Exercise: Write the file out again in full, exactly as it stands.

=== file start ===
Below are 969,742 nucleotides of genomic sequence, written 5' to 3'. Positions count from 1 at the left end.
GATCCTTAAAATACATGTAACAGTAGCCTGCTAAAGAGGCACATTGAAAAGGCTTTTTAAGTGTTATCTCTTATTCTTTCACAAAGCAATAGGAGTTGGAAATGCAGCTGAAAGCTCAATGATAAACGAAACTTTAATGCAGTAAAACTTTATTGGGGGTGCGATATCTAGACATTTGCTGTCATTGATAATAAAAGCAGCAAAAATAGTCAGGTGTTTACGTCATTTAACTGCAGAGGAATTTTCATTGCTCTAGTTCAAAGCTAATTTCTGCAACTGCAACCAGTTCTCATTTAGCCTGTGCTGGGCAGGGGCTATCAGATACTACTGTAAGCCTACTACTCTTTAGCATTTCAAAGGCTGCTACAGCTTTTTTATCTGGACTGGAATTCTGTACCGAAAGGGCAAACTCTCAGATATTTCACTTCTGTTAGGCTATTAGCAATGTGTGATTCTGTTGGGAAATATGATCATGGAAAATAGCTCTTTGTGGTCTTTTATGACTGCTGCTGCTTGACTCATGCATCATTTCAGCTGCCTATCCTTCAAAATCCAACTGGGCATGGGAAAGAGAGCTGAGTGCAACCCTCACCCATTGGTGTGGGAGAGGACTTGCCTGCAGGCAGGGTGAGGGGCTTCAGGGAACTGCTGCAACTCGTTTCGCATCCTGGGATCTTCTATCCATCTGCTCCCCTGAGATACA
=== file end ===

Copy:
Below are 969,742 nucleotides of genomic sequence, written 5' to 3'. Positions count from 1 at the left end.
GATCCTTAAAATACATGTAACAGTAGCCTGCTAAAGAGGCACATTGAAAAGGCTTTTTAAGTGTTATCTCTTATTCTTTCACAAAGCAATAGGAGTTGGAAATGCAGCTGAAAGCTCAATGATAAACGAAACTTTAATGCAGTAAAACTTTATTGGGGGTGCGATATCTAGACATTTGCTGTCATTGATAATAAAAGCAGCAAAAATAGTCAGGTGTTTACGTCATTTAACTGCAGAGGAATTTTCATTGCTCTAGTTCAAAGCTAATTTCTGCAACTGCAACCAGTTCTCATTTAGCCTGTGCTGGGCAGGGGCTATCAGATACTACTGTAAGCCTACTACTCTTTAGCATTTCAAAGGCTGCTACAGCTTTTTTATCTGGACTGGAATTCTGTACCGAAAGGGCAAACTCTCAGATATTTCACTTCTGTTAGGCTATTAGCAATGTGTGATTCTGTTGGGAAATATGATCATGGAAAATAGCTCTTTGTGGTCTTTTATGACTGCTGCTGCTTGACTCATGCATCATTTCAGCTGCCTATCCTTCAAAATCCAACTGGGCATGGGAAAGAGAGCTGAGTGCAACCCTCACCCATTGGTGTGGGAGAGGACTTGCCTGCAGGCAGGGTGAGGGGCTTCAGGGAACTGCTGCAACTCGTTTCGCATCCTGGGATCTTCTATCCATCTGCTCCCCTGAGATACA